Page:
Starting the day right is no guarantee that it will continue to be so.
Having time to enjoy the silence and serenity of a crisp autumn morning and engage in whatever activity it is one enjoys, is great. But there's no equity being built here.
It can all be over in a flash. Your neighbor could rev up his lawnmower. A meteor could land in your driveway. Or, one's toddler could wake up and decide, "It's on!" One's spouse could do the same thing.
Such was the case last Saturday, when my day began with a much appreciated, though quiet, flourish. I wandered around my kitchen, made coffee, made breakfast, and watched what I wanted to watch on TV.
Then the boy woke up and my early morning quiet gave way to the far-more-familiar hustle and bustle of most mornings. All this said, it was a welcome development.
|Madison Wisconsin during the months prior to the annual |
arrival of the glaciers and ice sheets.
The boy was in fine form and talking up a storm, stringing together long chains of stream-of-consciousness that, when viewed as a whole, made no sense whatsoever.
There were oft-repeated phrases, lines from his favorite TV show, interspersed with observations about what he was seeing.
"Oh no! We have to get out of here! Let's go. What did you do? Oh, no! There's mommy and there's daddy. Oatmeal! OK!"
It's cute and, it better be, because it's also inescapable.
So, together we sat and enjoyed the aimlessness of a morning with nowhere to go and nothing to do.
Until Mrs. Blackwell decided that we had places to go and there were things to do.
For her part she was right. We did have some much-needed tasks to get completed.
You see, it’s mid-November in Wisconsin. For the uninitiated, this is about the time Mother Nature drives an icy stake into the heart of autumn and begins ruthlessly dragging us toward another frigid test of our desire to live in “America’s Best City.”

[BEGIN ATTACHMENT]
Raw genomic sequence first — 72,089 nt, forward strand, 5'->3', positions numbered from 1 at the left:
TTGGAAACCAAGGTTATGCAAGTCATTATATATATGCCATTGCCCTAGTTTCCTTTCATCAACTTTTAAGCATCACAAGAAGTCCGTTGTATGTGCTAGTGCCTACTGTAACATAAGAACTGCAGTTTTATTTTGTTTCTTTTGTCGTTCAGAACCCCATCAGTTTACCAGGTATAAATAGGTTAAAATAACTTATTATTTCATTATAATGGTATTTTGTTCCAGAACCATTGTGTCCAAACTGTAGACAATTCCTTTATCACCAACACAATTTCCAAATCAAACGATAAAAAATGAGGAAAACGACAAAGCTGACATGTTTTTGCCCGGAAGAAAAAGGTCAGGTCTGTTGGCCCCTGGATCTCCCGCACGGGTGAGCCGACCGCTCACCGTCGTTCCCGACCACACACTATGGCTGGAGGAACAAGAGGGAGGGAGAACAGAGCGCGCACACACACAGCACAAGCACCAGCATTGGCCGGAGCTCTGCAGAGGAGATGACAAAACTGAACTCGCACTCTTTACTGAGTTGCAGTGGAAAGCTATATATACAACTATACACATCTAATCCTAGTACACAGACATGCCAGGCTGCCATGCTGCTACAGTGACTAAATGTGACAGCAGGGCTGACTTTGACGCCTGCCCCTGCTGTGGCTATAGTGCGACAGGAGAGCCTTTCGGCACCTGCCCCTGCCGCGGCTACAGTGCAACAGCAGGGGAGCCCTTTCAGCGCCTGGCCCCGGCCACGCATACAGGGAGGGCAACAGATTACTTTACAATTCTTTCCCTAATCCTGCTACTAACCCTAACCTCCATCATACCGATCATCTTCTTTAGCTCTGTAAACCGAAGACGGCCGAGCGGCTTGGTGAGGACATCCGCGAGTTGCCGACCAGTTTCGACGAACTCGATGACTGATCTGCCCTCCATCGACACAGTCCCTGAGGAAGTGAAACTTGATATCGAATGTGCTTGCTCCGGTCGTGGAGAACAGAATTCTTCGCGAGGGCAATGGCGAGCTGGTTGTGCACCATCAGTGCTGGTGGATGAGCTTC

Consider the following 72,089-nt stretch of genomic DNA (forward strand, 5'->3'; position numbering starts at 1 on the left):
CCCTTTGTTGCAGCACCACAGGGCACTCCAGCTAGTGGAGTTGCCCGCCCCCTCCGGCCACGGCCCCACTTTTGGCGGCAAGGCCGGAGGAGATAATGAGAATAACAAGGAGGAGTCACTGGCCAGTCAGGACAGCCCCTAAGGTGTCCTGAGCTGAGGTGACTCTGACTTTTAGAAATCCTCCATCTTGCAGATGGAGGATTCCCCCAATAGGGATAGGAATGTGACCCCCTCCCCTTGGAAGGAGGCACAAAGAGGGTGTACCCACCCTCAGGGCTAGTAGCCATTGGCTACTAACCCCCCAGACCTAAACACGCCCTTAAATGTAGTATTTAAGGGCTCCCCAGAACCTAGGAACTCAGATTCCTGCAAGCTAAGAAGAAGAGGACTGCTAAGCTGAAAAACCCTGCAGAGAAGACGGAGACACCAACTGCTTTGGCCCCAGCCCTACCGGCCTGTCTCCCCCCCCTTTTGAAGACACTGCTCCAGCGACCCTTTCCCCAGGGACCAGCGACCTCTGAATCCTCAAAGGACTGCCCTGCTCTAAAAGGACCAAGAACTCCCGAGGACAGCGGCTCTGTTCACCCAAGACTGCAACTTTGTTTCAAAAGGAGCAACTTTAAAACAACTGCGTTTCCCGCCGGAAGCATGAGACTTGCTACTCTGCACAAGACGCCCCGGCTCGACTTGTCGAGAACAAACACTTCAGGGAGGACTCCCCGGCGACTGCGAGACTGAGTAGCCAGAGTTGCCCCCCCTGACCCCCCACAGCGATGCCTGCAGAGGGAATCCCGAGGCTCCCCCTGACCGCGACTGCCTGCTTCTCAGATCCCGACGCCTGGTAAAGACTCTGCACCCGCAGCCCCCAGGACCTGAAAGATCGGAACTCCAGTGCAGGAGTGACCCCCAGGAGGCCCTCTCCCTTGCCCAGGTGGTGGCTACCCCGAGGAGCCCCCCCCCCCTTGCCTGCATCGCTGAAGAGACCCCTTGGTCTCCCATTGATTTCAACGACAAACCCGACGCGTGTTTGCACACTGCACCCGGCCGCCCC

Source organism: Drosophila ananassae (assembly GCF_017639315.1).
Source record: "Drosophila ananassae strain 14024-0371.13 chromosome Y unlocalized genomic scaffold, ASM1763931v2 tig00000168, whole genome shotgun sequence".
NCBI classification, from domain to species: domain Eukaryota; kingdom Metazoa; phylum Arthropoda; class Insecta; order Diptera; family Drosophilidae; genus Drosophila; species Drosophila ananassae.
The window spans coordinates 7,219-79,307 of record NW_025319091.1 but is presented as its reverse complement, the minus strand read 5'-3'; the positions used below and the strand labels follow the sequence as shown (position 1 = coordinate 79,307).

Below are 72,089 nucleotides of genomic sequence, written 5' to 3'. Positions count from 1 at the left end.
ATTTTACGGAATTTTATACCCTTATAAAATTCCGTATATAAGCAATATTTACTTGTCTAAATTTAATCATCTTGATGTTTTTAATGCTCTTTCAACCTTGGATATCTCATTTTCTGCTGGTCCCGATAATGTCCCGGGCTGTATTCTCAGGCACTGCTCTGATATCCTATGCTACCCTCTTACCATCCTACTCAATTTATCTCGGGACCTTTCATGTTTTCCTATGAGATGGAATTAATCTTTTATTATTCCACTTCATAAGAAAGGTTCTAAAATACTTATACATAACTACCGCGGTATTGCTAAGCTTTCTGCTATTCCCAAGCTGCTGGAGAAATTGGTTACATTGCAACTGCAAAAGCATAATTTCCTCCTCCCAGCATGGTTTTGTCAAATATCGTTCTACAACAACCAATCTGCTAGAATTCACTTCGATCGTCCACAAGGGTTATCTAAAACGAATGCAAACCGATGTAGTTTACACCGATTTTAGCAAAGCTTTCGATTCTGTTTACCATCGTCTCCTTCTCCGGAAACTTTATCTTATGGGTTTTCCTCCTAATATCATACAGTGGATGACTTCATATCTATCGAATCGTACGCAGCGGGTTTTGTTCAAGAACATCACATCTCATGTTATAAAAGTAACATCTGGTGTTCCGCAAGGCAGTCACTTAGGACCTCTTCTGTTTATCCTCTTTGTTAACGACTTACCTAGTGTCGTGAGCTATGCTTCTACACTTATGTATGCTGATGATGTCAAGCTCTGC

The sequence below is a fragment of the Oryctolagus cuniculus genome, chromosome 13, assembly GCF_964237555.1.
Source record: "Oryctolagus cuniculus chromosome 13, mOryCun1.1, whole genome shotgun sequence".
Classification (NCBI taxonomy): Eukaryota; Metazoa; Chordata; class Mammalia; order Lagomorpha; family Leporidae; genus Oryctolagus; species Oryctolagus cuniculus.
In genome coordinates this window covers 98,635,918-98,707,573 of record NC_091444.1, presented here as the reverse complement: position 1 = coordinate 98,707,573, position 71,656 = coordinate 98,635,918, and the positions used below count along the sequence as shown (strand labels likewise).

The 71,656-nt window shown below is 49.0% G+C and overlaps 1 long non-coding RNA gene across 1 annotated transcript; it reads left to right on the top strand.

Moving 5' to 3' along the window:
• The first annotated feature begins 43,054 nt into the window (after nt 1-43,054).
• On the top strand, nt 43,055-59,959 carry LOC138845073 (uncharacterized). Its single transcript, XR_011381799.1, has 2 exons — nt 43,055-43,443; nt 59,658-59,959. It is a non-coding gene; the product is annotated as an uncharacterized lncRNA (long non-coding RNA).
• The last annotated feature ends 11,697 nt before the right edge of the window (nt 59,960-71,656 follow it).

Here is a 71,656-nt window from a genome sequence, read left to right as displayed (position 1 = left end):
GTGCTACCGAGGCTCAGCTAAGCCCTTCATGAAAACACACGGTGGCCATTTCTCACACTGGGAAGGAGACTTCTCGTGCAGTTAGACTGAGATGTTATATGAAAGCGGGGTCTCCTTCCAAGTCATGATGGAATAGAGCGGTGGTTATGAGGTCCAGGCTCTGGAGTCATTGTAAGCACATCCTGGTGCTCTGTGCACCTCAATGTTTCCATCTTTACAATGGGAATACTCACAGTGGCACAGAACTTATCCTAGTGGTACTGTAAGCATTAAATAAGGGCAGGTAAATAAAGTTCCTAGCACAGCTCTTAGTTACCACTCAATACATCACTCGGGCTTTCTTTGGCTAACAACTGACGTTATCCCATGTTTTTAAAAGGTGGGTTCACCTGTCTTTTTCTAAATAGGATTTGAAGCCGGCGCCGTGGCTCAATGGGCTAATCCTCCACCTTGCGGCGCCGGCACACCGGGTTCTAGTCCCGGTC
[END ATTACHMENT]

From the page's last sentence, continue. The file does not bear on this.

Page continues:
So, preparations have to be made. Lawns must be readied. Water lines shut off. Garages prepped. Winter clothes un-mothballed. Children must be told stories of the desolate, bleak fate that awaits them in the months ahead.
It also means we’ve got to go shopping for things that are totally un-fun to buy! (Weather stripping. A new ladder. Paint. These are just a few of the fun items that must be procured.)
But, if you’re the boy, all these errands represent are an opportunity to work on your tantrum-throwing skills. But, this time, you’ve got the benefit of an audience of complete strangers to try out your new material.
For his part, the boy didn’t disappoint.
|That's him. Lying on his back with my jacket tossed over his|
head. Because nothing says "in-control parent" more than this.
When he was lifted from the linoleum the boy really hit the freak switch.
We had work to do, and we couldn’t leave so, I told Mrs. Blackwell to go and that I’d take the boy.
My strategy was simple: let him go. Just put him down and follow him.
And, boy, did he go. He went. And went. And went. And I worked to keep up as he wove in and out of the maze of racks, carts and legs of fellow shoppers, to whom I was apologizing throughout.
Because he’s got my athletic acumen, he ran into things and fell. And because he has my inability to learn from his mistakes, he kept doing it.
But, because he’s got his mother’s sunny disposition, he kept on smiling and giggling the whole way.
After about 15 minutes of this non-stop romp he finally came to a rest — on his back under a rack of kids’ shirts. And there we stayed and played until it was time to work our way back toward the parking lot.
As we walked out of the store, I considered the course of my morning. From quiet and calm to clamor and commotion. It’s not always fun, it's far from perfect, and it’s never boring.